Attached Images
File Type: jpg t4.jpg (190.6 KB, 1006 views)
File Type: jpg t5.jpg (192.1 KB, 239 views)
File Type: jpg t6.jpg (189.8 KB, 379 views)
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Old 14th September 2009, 03:03 PM   #3605
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Quote:
Originally Posted by restorer-john View Post
BTW, the best eye pattern (of the 4 Sanyo 101N lasers)so far came from one transport using the lightweight triple ball spring clamp- the clamp arrangement with a magnet is clearly inferior, extra mass on the motor of even a few extra grams causes a nasty wavering on the eye pattern.
Care to actually share the name brand and cost of the unit using this transport?

The whole point to the Shigaclone for me is the option to build a very inexpensive transport in a custom enclosure to fit a custom application in an old console I'm refurbishing to more modern hardware. A $150 investment coupled with a $400 NOS DAC that sounds better than $1K-$5K CDPs and fits in my old console is a pretty neat feat, irregardless if it can be beaten in SQ by a >$10K CD transport. My application inherently limits the ultimate HiFi experience as it relates to pure SQ, but what I lose in SQ I gain in nostalgia, enjoyment, satisfaction from building it mself, and WAF.

Are any of the transports you have tested readily available and under US$250 or US$500? If so, post the models up and let us run with them.
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Old 14th September 2009, 03:24 PM   #3606
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We so often see guys running wild with test equipment, coming to conclusions what a piece of equipment sounds like being biased by measurements. Here's one such, recent, example: http://www.lampizator.eu/LAMPIZATOR/...7;20TL-1X.html

Anybody noticed what went wrong with this guy's testing procedure (output board schematic attached)?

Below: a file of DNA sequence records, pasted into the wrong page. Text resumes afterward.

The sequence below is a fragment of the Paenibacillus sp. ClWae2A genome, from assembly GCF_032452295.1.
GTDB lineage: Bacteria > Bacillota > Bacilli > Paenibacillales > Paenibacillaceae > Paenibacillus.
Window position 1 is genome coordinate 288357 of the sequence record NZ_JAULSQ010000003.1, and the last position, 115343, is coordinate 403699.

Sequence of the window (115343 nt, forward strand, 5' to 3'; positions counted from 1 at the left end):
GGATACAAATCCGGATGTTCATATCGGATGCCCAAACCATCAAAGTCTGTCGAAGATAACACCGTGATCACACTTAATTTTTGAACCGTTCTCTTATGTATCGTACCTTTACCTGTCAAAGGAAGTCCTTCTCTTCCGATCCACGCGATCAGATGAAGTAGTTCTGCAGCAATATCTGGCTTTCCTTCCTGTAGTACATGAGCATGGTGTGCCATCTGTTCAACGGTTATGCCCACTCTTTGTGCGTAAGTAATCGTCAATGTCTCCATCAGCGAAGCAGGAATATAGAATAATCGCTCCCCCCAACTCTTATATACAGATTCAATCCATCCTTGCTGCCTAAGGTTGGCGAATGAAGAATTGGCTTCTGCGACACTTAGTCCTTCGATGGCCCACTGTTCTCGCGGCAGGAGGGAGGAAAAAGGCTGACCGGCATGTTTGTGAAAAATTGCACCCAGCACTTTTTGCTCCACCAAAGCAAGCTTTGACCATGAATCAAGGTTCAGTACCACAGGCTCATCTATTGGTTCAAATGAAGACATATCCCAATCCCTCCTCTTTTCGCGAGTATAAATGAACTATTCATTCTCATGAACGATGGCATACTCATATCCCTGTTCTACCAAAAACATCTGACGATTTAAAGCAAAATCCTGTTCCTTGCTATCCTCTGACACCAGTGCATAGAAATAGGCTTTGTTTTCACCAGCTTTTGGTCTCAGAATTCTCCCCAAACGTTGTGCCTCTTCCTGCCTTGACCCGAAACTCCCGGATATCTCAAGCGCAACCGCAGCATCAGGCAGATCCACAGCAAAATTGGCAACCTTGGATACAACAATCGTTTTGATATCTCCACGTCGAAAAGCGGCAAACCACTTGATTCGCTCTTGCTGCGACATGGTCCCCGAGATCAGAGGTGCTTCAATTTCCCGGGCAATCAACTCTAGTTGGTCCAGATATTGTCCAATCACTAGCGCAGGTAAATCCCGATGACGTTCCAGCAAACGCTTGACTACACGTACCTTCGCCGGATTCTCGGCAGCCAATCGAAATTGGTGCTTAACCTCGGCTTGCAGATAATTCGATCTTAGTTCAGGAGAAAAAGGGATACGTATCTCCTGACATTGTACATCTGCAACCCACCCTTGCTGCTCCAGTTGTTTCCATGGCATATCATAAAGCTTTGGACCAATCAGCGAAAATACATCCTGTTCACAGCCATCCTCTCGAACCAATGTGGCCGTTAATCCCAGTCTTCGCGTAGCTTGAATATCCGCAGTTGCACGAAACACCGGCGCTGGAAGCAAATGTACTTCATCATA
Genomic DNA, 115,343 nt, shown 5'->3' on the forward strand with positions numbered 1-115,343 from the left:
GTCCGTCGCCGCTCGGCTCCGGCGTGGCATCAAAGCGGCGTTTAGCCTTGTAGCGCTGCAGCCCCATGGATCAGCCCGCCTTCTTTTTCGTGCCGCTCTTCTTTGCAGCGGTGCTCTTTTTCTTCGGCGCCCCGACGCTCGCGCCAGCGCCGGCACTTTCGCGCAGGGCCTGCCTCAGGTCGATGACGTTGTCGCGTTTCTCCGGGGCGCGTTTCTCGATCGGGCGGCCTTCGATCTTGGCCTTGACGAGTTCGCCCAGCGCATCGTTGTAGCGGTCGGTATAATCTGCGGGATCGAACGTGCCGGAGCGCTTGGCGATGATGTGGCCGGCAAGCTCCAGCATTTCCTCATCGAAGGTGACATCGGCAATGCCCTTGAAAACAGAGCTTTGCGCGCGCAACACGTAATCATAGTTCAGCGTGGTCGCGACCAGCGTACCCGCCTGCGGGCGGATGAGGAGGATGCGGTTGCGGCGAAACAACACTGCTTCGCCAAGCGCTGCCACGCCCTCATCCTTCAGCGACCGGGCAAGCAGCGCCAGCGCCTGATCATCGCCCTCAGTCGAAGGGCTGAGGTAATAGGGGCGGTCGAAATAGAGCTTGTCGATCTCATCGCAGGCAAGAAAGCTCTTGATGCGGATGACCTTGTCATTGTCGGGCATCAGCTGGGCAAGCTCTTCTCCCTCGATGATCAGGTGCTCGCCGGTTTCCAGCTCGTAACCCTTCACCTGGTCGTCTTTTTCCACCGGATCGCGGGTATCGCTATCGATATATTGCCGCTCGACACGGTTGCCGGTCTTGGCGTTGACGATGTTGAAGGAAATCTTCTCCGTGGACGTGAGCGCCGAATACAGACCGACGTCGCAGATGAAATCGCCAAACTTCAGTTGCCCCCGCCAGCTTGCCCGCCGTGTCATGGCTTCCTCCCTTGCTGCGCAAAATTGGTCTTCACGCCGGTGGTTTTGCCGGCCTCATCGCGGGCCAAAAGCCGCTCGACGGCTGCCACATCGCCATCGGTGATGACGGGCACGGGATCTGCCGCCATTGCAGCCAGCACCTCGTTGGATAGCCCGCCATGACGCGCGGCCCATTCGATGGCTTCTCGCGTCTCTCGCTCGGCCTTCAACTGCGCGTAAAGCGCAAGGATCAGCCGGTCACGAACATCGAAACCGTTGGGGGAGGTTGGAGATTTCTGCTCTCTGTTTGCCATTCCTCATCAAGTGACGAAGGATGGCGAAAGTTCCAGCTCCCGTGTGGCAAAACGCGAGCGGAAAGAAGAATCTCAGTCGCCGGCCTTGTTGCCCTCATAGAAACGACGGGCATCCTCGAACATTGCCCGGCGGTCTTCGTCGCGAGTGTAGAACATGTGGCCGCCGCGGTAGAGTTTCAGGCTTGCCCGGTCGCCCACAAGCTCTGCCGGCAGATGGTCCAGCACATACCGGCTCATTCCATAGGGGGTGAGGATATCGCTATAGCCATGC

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File Type: jpg TL0 output.jpg (84.6 KB, 487 views)
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Last edited by Peter Daniel; 14th September 2009 at 03:29 PM.
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Old 14th September 2009, 03:51 PM   #3607
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Quote:
Originally Posted by kevinkr View Post
Not to put too fine a point on it, but none of your comments are going to detract in any way from my enjoyment of the Shigaclone and I suspect that most people who have built one based on Peter's ideas will feel the same way.
me too
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Old 14th September 2009, 04:52 PM   #3608
kevinkr is offline kevinkr  United States
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Quote:
Originally Posted by restorer-john View Post
FYI,
I have obtained and cobbled up 4 different transports in the last week. I have listened to all 4, played with PSU improvements and mucked about with a few decoupling tweaks just for fun. I am having trouble synchronizing my computer based data analyser to compare 90 second long SPDIF data streams from several transports. I have never really investigated the differences in data retrieval and error correction before, but then again I have never used transports I considered to be suspect.
In reference to the Mabuchi (and other clones) spindle motors; they are the most commonly replaced part in CD players (that and loading belts). We used to get bulk packs of 20 from Pioneer back in the day. It's not that the motor is badly designed, it is a simple sintered/plated plate brush motor being asked to do something it shouldn't- be PWM or PPM driven to precise speeds. It is a free running DC motor. The commutators and brushes quickly deteriorate, in fact, depending on the chipset driving them and the agression of the circuitry, they can die in a year or less. Bottom line is they deteriorate from day one. That is why a 'real' transport doesn't use them. Practically every first generation CD player used a slotless, coreless spindle motor, because they knew a)they are better and b)their servo circuitry was primitive and they needed all the help they could get.
All the Technics machines used them (a miniature version of a SL1200 motor almost)
Sony used them
Akai, Kyocera et al used them
The first Pioneers used them.
Philips used them and still do, except in the cheap mechanisms
All the 'expensive esoterica' used someone's transport with quality motors.

What changed? The servo circuitry got so good, you could put a kids toy motor in and it would work. That is what we are using in this situation.